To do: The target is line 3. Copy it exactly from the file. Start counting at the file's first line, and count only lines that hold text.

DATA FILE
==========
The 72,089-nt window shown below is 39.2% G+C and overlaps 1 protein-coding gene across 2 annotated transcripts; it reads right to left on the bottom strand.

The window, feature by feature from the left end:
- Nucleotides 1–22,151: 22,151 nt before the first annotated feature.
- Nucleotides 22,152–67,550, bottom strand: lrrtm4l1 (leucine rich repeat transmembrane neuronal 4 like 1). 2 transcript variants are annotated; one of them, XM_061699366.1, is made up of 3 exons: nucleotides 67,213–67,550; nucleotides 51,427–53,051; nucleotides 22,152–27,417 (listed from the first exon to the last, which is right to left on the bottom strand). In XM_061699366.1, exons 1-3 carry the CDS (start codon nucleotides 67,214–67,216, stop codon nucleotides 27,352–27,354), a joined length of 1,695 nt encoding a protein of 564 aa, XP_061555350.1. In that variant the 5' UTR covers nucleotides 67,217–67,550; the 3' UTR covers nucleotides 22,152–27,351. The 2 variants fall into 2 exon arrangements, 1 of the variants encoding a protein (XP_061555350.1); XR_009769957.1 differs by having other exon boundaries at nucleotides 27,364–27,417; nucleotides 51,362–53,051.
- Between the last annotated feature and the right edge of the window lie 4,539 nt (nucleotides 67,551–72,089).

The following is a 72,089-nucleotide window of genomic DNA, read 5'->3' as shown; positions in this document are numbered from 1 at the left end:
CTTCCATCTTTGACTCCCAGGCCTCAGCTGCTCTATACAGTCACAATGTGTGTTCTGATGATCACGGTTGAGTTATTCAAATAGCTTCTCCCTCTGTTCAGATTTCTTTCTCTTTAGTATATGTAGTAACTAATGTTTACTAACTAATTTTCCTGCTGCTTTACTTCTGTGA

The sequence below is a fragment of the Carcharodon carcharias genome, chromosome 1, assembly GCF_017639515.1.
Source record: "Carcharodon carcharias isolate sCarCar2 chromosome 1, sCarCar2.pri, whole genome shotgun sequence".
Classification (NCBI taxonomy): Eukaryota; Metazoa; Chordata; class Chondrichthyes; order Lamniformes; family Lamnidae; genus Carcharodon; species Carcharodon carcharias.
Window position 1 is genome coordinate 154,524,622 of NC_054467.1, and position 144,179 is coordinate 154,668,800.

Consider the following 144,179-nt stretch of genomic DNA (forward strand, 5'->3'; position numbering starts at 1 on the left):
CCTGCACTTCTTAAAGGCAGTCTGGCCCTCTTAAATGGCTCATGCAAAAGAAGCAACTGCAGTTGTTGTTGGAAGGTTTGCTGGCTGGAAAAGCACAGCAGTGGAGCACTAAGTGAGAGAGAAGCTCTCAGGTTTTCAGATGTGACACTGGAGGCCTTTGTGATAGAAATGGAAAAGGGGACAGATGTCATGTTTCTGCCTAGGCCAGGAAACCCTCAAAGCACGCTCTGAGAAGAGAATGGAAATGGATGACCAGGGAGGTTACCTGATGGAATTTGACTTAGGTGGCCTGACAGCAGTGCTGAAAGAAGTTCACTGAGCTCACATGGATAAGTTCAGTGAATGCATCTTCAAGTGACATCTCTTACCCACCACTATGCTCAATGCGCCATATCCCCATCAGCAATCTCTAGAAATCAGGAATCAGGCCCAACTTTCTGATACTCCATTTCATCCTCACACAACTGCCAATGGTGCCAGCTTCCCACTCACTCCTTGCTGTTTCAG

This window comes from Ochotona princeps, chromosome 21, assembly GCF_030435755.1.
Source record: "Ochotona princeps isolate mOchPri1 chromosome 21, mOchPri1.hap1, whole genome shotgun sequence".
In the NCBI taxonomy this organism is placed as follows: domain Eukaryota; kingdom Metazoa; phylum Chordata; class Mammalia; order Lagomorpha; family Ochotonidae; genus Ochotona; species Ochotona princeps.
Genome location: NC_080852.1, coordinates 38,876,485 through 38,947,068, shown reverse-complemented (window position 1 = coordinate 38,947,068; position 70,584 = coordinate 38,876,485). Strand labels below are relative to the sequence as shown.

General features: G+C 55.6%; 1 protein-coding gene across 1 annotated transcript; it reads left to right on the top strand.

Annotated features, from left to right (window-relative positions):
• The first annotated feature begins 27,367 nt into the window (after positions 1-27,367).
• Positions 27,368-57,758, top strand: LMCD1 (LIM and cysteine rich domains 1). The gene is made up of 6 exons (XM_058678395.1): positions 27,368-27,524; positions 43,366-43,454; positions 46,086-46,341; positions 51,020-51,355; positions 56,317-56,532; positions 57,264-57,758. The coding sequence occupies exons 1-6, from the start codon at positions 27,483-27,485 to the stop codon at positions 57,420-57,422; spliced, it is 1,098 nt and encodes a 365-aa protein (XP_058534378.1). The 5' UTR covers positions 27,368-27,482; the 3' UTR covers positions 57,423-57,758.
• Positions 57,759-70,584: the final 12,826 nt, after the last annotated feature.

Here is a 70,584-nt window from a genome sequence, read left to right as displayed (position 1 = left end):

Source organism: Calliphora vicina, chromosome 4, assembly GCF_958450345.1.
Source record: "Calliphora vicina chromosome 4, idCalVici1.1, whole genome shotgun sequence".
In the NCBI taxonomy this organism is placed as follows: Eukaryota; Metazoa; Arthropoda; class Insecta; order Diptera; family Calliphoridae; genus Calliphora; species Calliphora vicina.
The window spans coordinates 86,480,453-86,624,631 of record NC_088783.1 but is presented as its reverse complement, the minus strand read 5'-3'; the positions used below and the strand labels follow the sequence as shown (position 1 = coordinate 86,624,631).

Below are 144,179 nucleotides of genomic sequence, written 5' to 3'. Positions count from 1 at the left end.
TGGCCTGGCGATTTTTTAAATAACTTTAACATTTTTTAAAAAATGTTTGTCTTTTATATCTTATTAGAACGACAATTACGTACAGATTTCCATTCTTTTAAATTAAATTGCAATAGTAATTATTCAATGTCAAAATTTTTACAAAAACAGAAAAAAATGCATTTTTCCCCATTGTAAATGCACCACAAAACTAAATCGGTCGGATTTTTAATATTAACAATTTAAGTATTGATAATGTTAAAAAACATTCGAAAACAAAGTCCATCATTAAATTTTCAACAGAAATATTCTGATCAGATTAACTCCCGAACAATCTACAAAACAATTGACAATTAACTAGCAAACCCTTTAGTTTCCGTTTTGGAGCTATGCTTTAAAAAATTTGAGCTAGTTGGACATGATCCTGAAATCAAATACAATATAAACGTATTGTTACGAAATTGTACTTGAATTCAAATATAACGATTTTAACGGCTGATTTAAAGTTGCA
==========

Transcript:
- Nucleotides 1–22,151: 22,151 nt before the first annotated feature.